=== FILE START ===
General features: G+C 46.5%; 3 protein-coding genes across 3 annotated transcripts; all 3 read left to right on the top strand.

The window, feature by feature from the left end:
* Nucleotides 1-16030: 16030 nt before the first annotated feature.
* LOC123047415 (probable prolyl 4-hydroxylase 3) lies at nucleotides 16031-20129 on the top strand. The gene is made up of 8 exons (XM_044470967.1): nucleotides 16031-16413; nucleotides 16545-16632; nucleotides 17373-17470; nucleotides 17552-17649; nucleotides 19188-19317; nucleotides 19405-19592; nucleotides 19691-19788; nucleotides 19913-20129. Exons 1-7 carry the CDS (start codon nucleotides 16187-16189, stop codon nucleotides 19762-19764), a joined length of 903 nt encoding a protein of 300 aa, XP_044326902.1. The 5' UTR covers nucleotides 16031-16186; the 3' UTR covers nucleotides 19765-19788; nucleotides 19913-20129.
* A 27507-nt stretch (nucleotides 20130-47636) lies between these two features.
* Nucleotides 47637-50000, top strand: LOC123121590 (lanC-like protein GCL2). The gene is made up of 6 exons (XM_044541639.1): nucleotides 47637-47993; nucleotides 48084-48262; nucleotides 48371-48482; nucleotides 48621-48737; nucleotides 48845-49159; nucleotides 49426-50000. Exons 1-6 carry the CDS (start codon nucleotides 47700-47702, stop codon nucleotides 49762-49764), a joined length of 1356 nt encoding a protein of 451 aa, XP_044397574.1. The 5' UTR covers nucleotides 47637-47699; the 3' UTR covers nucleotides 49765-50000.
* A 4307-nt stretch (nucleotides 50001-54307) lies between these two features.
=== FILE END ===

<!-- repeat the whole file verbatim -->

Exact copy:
General features: G+C 46.5%; 3 protein-coding genes across 3 annotated transcripts; all 3 read left to right on the top strand.

The window, feature by feature from the left end:
* Nucleotides 1-16030: 16030 nt before the first annotated feature.
* LOC123047415 (probable prolyl 4-hydroxylase 3) lies at nucleotides 16031-20129 on the top strand. The gene is made up of 8 exons (XM_044470967.1): nucleotides 16031-16413; nucleotides 16545-16632; nucleotides 17373-17470; nucleotides 17552-17649; nucleotides 19188-19317; nucleotides 19405-19592; nucleotides 19691-19788; nucleotides 19913-20129. Exons 1-7 carry the CDS (start codon nucleotides 16187-16189, stop codon nucleotides 19762-19764), a joined length of 903 nt encoding a protein of 300 aa, XP_044326902.1. The 5' UTR covers nucleotides 16031-16186; the 3' UTR covers nucleotides 19765-19788; nucleotides 19913-20129.
* A 27507-nt stretch (nucleotides 20130-47636) lies between these two features.
* Nucleotides 47637-50000, top strand: LOC123121590 (lanC-like protein GCL2). The gene is made up of 6 exons (XM_044541639.1): nucleotides 47637-47993; nucleotides 48084-48262; nucleotides 48371-48482; nucleotides 48621-48737; nucleotides 48845-49159; nucleotides 49426-50000. Exons 1-6 carry the CDS (start codon nucleotides 47700-47702, stop codon nucleotides 49762-49764), a joined length of 1356 nt encoding a protein of 451 aa, XP_044397574.1. The 5' UTR covers nucleotides 47637-47699; the 3' UTR covers nucleotides 49765-50000.
* A 4307-nt stretch (nucleotides 50001-54307) lies between these two features.